ZZZZZZZZZZZZZZZZZOOOOOOOOMMMMM sounds fast, doesn’t it? Not safe for interstate, and certainly not for a school zone! By the way…. Not good for embroidery either! Today we are going to jump into speed and what it means for embroidery!
Just because your car can drive 220 mph doesn’t mean it should. The same goes for your embroidery machine.
We recently had someone send us a picture of a piece she was working on that was just not great. It was scrunched and puckered. She was at her wit’s end until we asked her how fast she was stitching. She was not sure and had not explored adjusting her machine speed.
Subsequent stitching at a significantly reduced speed produced a stunning result, and she gratefully resent her results. In this case, speed was the culprit. Though speed is not always the problem, it is important to discuss how to look to your “gas pedal” for solutions.
A majority of home embroidery machine manufacturers produce machines capable of adjusting speed, and all commercial machines can slow down and speed up with recommended operating speeds. These adjustments are put in place so that it is possible to account for fabric type, thread content, placement, and other factors.
In this article, we’ll discuss:
- How fast embroidery machines can go
- How fast should embroidery machines go
- How speed affects your project and the machine
- Other options for keeping up the pace and saving materials
Why Is Machine Speed Important?
So let’s get right to it! Why do we care about speed? Aside from the best part of ourselves, which wants to see our beautiful creation “right now,” most people don’t want to spend a lot of time waiting. Commercial embroiderers care about the time it takes because time is money, and the faster you get that cap off the machine and another one loaded, the more money you make.
Embroidery Production Time
Production time is the time it takes for each piece to be hooped, placed in the machine, and embroidered, and then removed and trimmed or finished. The amount of time varies on the number of stitches and how the design was digitized.
To figure out production time, simply take the number of stitches divided by the speed at which you are stitching. Remember, the “speed” is just an average; machines don’t just jump into stitching at light speed. They ease up to the selected number.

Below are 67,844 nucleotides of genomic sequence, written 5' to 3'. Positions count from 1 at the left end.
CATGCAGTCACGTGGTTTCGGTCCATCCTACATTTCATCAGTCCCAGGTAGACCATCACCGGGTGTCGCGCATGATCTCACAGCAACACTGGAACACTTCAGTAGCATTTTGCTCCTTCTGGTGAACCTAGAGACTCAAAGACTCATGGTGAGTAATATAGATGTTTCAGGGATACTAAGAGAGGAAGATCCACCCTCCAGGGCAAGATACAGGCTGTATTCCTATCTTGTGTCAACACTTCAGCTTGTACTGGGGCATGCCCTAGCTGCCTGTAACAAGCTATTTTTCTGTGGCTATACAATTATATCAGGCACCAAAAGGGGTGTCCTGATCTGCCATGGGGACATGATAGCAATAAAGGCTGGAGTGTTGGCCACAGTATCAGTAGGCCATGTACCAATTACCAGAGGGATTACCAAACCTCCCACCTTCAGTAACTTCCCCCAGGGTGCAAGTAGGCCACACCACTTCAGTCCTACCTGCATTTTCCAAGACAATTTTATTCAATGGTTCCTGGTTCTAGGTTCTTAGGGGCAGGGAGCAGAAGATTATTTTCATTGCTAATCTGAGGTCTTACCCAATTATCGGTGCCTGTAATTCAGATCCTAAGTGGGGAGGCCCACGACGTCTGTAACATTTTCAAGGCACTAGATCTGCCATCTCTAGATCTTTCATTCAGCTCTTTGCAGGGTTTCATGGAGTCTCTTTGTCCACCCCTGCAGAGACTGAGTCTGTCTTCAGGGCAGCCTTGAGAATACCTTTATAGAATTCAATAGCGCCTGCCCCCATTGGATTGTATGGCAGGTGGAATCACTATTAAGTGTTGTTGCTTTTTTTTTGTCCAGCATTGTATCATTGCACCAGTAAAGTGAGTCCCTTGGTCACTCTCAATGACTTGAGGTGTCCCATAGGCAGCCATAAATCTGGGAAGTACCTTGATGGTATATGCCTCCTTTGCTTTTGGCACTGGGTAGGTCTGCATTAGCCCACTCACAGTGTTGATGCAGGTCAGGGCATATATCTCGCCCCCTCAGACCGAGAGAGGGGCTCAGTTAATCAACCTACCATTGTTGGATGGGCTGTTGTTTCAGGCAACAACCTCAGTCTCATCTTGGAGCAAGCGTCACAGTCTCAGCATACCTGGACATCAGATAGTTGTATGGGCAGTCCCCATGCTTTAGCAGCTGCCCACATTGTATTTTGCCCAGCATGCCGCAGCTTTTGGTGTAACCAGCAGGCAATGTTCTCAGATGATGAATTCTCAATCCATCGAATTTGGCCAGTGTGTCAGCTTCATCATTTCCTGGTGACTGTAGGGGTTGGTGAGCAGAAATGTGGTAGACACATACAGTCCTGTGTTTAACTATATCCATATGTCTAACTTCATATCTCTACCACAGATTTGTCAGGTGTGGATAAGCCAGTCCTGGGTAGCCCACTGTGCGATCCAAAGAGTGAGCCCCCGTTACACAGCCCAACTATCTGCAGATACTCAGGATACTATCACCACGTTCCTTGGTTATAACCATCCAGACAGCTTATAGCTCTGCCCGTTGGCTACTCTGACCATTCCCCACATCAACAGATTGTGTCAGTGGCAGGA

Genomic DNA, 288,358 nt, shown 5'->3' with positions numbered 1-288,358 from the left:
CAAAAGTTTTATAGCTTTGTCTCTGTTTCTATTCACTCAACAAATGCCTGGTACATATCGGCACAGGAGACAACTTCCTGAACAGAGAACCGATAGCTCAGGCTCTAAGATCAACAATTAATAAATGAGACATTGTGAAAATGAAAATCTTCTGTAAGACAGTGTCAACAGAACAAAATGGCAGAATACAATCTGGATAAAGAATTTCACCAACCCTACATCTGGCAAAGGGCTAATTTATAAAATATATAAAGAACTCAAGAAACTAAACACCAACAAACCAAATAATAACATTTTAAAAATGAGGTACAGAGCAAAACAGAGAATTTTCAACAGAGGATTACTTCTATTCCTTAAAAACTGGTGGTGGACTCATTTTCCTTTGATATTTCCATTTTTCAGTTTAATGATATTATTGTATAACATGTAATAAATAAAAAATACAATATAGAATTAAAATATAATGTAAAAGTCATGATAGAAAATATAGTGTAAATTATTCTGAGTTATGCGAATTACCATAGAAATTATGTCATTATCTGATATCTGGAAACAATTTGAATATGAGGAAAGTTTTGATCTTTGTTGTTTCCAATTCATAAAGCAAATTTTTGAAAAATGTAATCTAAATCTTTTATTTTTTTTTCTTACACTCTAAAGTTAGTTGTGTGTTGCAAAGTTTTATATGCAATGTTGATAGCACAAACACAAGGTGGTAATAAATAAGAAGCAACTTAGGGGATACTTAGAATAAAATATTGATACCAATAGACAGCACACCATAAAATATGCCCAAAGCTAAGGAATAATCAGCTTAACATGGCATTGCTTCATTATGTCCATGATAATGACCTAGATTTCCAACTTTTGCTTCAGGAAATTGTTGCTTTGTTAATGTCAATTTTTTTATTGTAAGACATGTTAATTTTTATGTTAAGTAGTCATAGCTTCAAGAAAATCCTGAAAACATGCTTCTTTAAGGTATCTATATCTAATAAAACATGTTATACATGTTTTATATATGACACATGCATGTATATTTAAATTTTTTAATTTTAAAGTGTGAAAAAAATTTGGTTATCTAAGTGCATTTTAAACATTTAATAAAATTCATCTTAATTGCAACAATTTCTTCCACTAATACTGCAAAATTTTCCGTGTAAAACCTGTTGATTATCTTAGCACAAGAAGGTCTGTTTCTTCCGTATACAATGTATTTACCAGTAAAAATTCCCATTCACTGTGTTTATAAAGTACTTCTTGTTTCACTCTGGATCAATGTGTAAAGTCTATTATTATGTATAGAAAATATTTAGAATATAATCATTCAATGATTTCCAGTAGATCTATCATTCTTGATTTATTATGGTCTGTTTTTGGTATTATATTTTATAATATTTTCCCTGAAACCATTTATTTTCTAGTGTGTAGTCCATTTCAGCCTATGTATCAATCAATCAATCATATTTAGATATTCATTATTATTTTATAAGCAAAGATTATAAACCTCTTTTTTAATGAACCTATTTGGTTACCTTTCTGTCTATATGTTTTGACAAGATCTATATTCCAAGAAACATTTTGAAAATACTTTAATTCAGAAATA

NUMBER OF STITCHES ÷ SPEED OF MACHINE = STITCHING TIME IN MIN
EX: 12500 STITCHES ÷ 650 SPM = 19.2 MINUTES
Keep in mind that things like color changes on single needle machines, needle or thread breaks etc. can lengthen the time.
Factors That Lessen Production Time
Poorly Digitized Embroidery Designs
Good digitizing has a significant effect on production time, and using well-thought-out designs makes a big difference. A thoughtfully digitized design has been created with the least amount of stitches, trims, color changes, and more. Skillfully digitized designs will save you more money than the cost of purchasing the file if you will be duplicating it or using it often.
To get the best results, use good quality designs that are digitized for production or invest in learning digitizing to understand how designs stitch out and can recognize problems before they cost you time and money.
Check out our Embroidery Legacy Design Kit that includes 5 stitch-friendly designs by clicking here, so you can try for yourself the difference quality embroidery designs make. Or, if you’ve already tried our designs, be sure to check out our almost 30,000 different embroidery designs that are soft to the touch and make your machine sing by clicking here.
We all hate thread breaks! The machine is going along, all is well until….snap! Most home machines have a thread break detection function. It operates like a “deadman switch” on a train engine. If the Engineer was overtaken by a hijacker, ill, or lost his footing and his foot left the switch, the train comes to a screeching halt. All newer commercial machines have this feature, and older commercial machines vary since they assume there is a tender standing by.
So many factors can cause thread breaks but we’ll stick with the main ones. Thread quality is very important. Cheap inconsistent thread tends to break as well as old or out-of-date thread. Yes, thread does have a shelf life, so pass up any offers of “old” thread since it will cost you more in the long run. Also, remember that thread does not like super dry and hot or damp and dark; if you would not live there, do not store your thread there.
Another factor is thread content. Polyester thread is the most consistent and durable thread, so it has less of a tendency to break. On the other hand, Rayon thread is a synthetic fiber made from wood cellulose, and though it looks beautiful, it can be difficult.